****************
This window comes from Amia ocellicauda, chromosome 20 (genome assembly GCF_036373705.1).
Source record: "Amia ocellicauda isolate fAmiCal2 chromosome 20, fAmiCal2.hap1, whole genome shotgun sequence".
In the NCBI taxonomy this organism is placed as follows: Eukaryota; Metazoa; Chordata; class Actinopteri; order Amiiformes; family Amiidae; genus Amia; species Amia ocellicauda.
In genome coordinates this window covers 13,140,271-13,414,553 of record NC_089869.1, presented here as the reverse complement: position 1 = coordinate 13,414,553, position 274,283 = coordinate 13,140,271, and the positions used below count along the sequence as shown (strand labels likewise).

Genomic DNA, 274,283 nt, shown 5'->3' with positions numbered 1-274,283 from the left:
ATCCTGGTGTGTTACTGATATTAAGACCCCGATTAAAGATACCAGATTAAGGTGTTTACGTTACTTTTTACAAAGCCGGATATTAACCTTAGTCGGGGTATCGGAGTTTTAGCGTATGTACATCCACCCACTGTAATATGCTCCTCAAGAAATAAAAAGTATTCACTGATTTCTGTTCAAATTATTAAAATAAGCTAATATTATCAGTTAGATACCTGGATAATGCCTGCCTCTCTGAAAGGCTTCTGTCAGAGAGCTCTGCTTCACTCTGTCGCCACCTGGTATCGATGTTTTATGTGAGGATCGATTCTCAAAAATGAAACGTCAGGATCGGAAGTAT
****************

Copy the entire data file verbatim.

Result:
This window comes from Amia ocellicauda, chromosome 20 (genome assembly GCF_036373705.1).
Source record: "Amia ocellicauda isolate fAmiCal2 chromosome 20, fAmiCal2.hap1, whole genome shotgun sequence".
In the NCBI taxonomy this organism is placed as follows: Eukaryota; Metazoa; Chordata; class Actinopteri; order Amiiformes; family Amiidae; genus Amia; species Amia ocellicauda.
In genome coordinates this window covers 13,140,271-13,414,553 of record NC_089869.1, presented here as the reverse complement: position 1 = coordinate 13,414,553, position 274,283 = coordinate 13,140,271, and the positions used below count along the sequence as shown (strand labels likewise).

Genomic DNA, 274,283 nt, shown 5'->3' with positions numbered 1-274,283 from the left:
ATCCTGGTGTGTTACTGATATTAAGACCCCGATTAAAGATACCAGATTAAGGTGTTTACGTTACTTTTTACAAAGCCGGATATTAACCTTAGTCGGGGTATCGGAGTTTTAGCGTATGTACATCCACCCACTGTAATATGCTCCTCAAGAAATAAAAAGTATTCACTGATTTCTGTTCAAATTATTAAAATAAGCTAATATTATCAGTTAGATACCTGGATAATGCCTGCCTCTCTGAAAGGCTTCTGTCAGAGAGCTCTGCTTCACTCTGTCGCCACCTGGTATCGATGTTTTATGTGAGGATCGATTCTCAAAAATGAAACGTCAGGATCGGAAGTAT